The Biggest ‘October
Surprise’ Of All: A World Capitalist Crash
“There will be periods of 30 years which will pass with the seeming
importance of a single day, and single days with the importance of 30
years.” (old Marxist maxim)
(Note: To avoid reinventing the wheel, and under the pressure of recent
epochal events, I have used fragments of other texts I have written in
the past few years, making up no more than 15-20% of the following
article. I ask the reader’s forbearance for any annoyance.)
Given the fascination of the events of the past 14 months of “credit
crunch”, many people (myself included) have sometimes tended to
neglect the “deeper” sources of this crisis in production and
reproduction. Analysis of a credit crisis has now become almost banal
in the mainstream media. But as Marxists we know that there is rarely,
if ever, a “pure” credit crisis without a deeper dimension in the
material reproduction process (1).
We recall Hegel’s three stages of the introduction of a new idea: 1)
total silence and indifference 2) great hostility and denunciation 3)
“that’s what we’ve always believed”
It’s amazing to see how the media have gone in a year and a half from
1) to 3), barely stopping at 2), a marginal pastime over the last 30
years when dealing with “skeptics”. Suddenly the word “capitalism” has
reappeared in popular discussion after decades of euphemisms such as
“free-market economies” and Barack Obama’s support for massive
government bailouts of Wall Street is attacked as “socialist” when in
fact it is nothing but the old capitalist refrain of
“privatization of profit, socialization of costs”.
Increasing media attention is being given to the difficulties of
“non-financial corporations” in getting loans as credit tightens and
dries up. One wonders exactly what this can mean, however, given that
such “non-financial” corporations at GM, Ford and General Electric have
increasingly been making ever-greater profits in financial endeavors.
Given the ever-growing prominence of finance and financial markets in
capitalism since the 1970’s, and the deep ideological falsification by
official capitalist statistics at all levels, serious information
on the “real” economy is harder to come by, since (as exemplified by
the financial turn of these former pillars of US production) a
fictitious dimension is present pretty much everywhere.
I would however like to throw out my own interpretation of events to
stimulate some debate.
I. A CAPITALISM IN ADVANCED DECAY
Let us first sketch the overall credit and financial situation, to get
it out of the way. (Most of the following figures are from 2005; I
presume that many of them are being altered daily by the deflationary
crash now underway.)
There is more than $33 trillion in outstanding debt (Federal, state,
personal) in the U.S. economy, three times GDP. (No one knows how much
is tied up in the international hedge funds and derivatives.) The state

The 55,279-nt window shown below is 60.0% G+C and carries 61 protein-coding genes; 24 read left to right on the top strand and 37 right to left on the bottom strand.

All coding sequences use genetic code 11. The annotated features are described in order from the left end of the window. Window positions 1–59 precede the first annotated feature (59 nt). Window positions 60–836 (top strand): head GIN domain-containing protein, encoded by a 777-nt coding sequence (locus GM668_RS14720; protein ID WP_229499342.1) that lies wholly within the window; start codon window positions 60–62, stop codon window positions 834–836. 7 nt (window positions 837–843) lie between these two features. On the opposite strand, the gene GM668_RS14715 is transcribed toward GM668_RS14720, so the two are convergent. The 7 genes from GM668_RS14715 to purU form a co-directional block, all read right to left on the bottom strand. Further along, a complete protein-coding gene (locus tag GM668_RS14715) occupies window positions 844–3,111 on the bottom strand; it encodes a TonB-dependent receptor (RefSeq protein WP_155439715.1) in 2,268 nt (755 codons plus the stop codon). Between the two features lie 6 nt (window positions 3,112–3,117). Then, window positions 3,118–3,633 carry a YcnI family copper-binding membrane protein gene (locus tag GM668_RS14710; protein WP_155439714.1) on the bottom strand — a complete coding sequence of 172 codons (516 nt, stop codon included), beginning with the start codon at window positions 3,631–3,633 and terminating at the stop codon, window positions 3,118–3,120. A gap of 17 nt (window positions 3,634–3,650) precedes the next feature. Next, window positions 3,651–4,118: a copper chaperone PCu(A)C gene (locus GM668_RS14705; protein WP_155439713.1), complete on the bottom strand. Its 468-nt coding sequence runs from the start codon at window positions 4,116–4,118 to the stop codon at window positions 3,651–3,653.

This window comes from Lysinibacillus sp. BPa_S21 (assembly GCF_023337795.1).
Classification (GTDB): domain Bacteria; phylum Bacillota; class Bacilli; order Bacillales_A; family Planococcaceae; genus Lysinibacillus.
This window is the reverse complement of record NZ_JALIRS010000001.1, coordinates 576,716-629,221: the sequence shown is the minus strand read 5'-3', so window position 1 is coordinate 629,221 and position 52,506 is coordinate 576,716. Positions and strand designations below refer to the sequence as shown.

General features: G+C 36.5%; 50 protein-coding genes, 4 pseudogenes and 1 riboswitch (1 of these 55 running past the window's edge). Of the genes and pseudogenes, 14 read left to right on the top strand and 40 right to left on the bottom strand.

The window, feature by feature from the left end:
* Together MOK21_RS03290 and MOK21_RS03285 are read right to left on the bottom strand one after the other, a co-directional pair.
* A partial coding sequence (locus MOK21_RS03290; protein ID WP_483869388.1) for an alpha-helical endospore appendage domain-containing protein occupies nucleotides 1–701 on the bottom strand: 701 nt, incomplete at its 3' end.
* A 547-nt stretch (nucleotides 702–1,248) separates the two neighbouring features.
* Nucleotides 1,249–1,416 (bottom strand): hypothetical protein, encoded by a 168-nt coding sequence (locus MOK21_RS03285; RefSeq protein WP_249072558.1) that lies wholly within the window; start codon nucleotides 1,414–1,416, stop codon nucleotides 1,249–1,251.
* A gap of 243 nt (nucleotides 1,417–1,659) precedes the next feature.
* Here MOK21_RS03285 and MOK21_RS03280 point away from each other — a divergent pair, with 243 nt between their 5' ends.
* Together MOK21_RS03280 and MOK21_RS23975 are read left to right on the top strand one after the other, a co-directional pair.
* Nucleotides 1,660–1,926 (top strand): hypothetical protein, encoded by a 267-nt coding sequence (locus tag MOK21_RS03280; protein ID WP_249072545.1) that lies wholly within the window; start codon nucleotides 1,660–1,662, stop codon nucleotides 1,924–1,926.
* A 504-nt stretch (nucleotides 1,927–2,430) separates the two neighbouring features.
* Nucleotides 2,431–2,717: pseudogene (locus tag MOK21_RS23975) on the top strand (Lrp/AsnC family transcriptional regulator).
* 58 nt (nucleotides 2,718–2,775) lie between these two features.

Federal, state and local levels) consumes 40% of GDP.
The net U.S. debt abroad is roughly $5 trillion ($13 trillion held by
foreigners minus $8 trillion in U.S. assets abroad-2008-LG) That amount
has been growing by $700-800 billion a year until very recently (before
the decline of the dollar and of consumption in the US, and capital
flows snapping up cheapened assets in America, improved the US
trade deficit and the balance-of-payments generally). Foreigners hold
an increasing percent of U.S. government debt; the four major Asian
central banks (Japan, China, South Korea, Taiwan) alone hold $4
trillion (2008). (The recent—and already how long ago it seems—bailout
of Fannie Mae and Freddie Mac was taken first of all with China’s $500
billion holdings of Fannie’s and Freddie’s debt in mind.) It is the
Federal government’s debt which makes possible the reflationary actions
of the Federal Reserve Bank. If Doug Noland’s notion of “financial
arbitrage capitalism” (2) is right, the old core conceptualization of
the role of the banking system (deposits and lending based on deposits)
and the Fed’s (apparent) ability to expand and contract credit
availability through it, is superseded; increasing amounts
of “virtual” credit are created by “securitized finance” “off the
balance sheet” of banks. One must also consider the government-linked
entities (Freddie Mac, Fannie Mae), which backed the reflation of
mortgages of the past 4 years, leading to an incredible housing bubble,
now collapsing. This entire edifice depends on 1) low inflation in the
U.S., as higher inflation would scare off foreign lenders; 2) the
willingness of U.S, “consumers” to go more and more heavily into
debt (with debt service now taking 14% of incomes, as opposed to 11% a
few years ago) 3) the willingness and ability of foreigners to go on
re-lending U.S. balance-of-payments deficits back to the U.S.
Let’s shift to another level altogether: the extent of
unproductive labor and unproductive consumption in the U.S. and many
other “advanced” economies (advanced mainly in decay). Marx defines the
state debt as fictitious; he defines labor performed for revenue (as
opposed to capital) as unproductive (3). Many Marxists would agree that
military expenditure performed for the
revenue of the state is unproductive labor, even if it produces a